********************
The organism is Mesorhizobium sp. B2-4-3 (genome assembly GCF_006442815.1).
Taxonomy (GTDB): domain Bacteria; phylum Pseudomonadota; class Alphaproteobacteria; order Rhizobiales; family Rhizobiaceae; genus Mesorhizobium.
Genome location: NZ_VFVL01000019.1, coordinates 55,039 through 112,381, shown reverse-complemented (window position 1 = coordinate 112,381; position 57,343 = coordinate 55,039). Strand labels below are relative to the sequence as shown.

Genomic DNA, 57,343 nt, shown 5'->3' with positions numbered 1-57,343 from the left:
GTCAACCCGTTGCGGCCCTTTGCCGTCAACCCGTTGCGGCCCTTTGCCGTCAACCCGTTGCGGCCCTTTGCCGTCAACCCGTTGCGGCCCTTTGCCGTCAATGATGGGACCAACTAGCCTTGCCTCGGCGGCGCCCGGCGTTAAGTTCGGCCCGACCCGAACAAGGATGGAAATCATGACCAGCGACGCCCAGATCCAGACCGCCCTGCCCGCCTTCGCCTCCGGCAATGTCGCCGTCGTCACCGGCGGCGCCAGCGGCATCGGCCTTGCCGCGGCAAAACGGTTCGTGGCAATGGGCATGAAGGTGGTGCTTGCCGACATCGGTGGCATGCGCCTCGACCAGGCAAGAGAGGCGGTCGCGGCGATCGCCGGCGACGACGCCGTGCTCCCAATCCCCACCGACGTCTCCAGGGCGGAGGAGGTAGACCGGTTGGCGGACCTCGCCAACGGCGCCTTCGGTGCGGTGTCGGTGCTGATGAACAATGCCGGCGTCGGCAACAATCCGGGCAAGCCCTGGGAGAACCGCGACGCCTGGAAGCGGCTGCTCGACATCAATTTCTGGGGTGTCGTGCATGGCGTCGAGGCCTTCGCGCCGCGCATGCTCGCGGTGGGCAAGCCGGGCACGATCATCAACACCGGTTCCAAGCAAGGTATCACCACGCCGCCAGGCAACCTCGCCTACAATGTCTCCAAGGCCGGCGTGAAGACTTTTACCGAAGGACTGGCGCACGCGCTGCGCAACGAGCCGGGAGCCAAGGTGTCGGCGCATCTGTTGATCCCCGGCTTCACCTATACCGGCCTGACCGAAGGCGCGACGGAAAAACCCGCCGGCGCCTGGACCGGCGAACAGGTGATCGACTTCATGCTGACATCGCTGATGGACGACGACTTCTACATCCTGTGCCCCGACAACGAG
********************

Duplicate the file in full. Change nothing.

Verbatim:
The organism is Mesorhizobium sp. B2-4-3 (genome assembly GCF_006442815.1).
Taxonomy (GTDB): domain Bacteria; phylum Pseudomonadota; class Alphaproteobacteria; order Rhizobiales; family Rhizobiaceae; genus Mesorhizobium.
Genome location: NZ_VFVL01000019.1, coordinates 55,039 through 112,381, shown reverse-complemented (window position 1 = coordinate 112,381; position 57,343 = coordinate 55,039). Strand labels below are relative to the sequence as shown.

Genomic DNA, 57,343 nt, shown 5'->3' with positions numbered 1-57,343 from the left:
GTCAACCCGTTGCGGCCCTTTGCCGTCAACCCGTTGCGGCCCTTTGCCGTCAACCCGTTGCGGCCCTTTGCCGTCAACCCGTTGCGGCCCTTTGCCGTCAATGATGGGACCAACTAGCCTTGCCTCGGCGGCGCCCGGCGTTAAGTTCGGCCCGACCCGAACAAGGATGGAAATCATGACCAGCGACGCCCAGATCCAGACCGCCCTGCCCGCCTTCGCCTCCGGCAATGTCGCCGTCGTCACCGGCGGCGCCAGCGGCATCGGCCTTGCCGCGGCAAAACGGTTCGTGGCAATGGGCATGAAGGTGGTGCTTGCCGACATCGGTGGCATGCGCCTCGACCAGGCAAGAGAGGCGGTCGCGGCGATCGCCGGCGACGACGCCGTGCTCCCAATCCCCACCGACGTCTCCAGGGCGGAGGAGGTAGACCGGTTGGCGGACCTCGCCAACGGCGCCTTCGGTGCGGTGTCGGTGCTGATGAACAATGCCGGCGTCGGCAACAATCCGGGCAAGCCCTGGGAGAACCGCGACGCCTGGAAGCGGCTGCTCGACATCAATTTCTGGGGTGTCGTGCATGGCGTCGAGGCCTTCGCGCCGCGCATGCTCGCGGTGGGCAAGCCGGGCACGATCATCAACACCGGTTCCAAGCAAGGTATCACCACGCCGCCAGGCAACCTCGCCTACAATGTCTCCAAGGCCGGCGTGAAGACTTTTACCGAAGGACTGGCGCACGCGCTGCGCAACGAGCCGGGAGCCAAGGTGTCGGCGCATCTGTTGATCCCCGGCTTCACCTATACCGGCCTGACCGAAGGCGCGACGGAAAAACCCGCCGGCGCCTGGACCGGCGAACAGGTGATCGACTTCATGCTGACATCGCTGATGGACGACGACTTCTACATCCTGTGCCCCGACAACGAG